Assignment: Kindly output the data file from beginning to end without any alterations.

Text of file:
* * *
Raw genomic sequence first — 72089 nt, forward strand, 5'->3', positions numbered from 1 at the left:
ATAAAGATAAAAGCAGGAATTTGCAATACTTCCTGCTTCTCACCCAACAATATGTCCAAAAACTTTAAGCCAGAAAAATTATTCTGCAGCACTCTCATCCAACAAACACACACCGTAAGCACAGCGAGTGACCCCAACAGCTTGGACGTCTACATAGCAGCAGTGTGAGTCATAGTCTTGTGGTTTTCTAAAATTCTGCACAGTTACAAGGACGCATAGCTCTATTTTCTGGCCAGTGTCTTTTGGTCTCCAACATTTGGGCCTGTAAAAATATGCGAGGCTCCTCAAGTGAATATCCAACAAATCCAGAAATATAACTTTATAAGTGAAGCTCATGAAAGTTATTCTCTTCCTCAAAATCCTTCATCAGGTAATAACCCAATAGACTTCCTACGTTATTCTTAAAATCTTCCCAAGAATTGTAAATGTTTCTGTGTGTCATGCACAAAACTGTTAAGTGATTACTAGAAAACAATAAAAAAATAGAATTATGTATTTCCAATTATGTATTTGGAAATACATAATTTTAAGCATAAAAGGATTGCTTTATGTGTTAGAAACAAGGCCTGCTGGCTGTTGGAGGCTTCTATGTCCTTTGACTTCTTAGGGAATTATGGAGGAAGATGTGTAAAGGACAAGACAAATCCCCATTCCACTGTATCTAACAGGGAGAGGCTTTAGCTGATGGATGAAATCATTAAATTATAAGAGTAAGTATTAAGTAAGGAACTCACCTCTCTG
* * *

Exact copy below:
Raw genomic sequence first — 72089 nt, forward strand, 5'->3', positions numbered from 1 at the left:
ATAAAGATAAAAGCAGGAATTTGCAATACTTCCTGCTTCTCACCCAACAATATGTCCAAAAACTTTAAGCCAGAAAAATTATTCTGCAGCACTCTCATCCAACAAACACACACCGTAAGCACAGCGAGTGACCCCAACAGCTTGGACGTCTACATAGCAGCAGTGTGAGTCATAGTCTTGTGGTTTTCTAAAATTCTGCACAGTTACAAGGACGCATAGCTCTATTTTCTGGCCAGTGTCTTTTGGTCTCCAACATTTGGGCCTGTAAAAATATGCGAGGCTCCTCAAGTGAATATCCAACAAATCCAGAAATATAACTTTATAAGTGAAGCTCATGAAAGTTATTCTCTTCCTCAAAATCCTTCATCAGGTAATAACCCAATAGACTTCCTACGTTATTCTTAAAATCTTCCCAAGAATTGTAAATGTTTCTGTGTGTCATGCACAAAACTGTTAAGTGATTACTAGAAAACAATAAAAAAATAGAATTATGTATTTCCAATTATGTATTTGGAAATACATAATTTTAAGCATAAAAGGATTGCTTTATGTGTTAGAAACAAGGCCTGCTGGCTGTTGGAGGCTTCTATGTCCTTTGACTTCTTAGGGAATTATGGAGGAAGATGTGTAAAGGACAAGACAAATCCCCATTCCACTGTATCTAACAGGGAGAGGCTTTAGCTGATGGATGAAATCATTAAATTATAAGAGTAAGTATTAAGTAAGGAACTCACCTCTCTG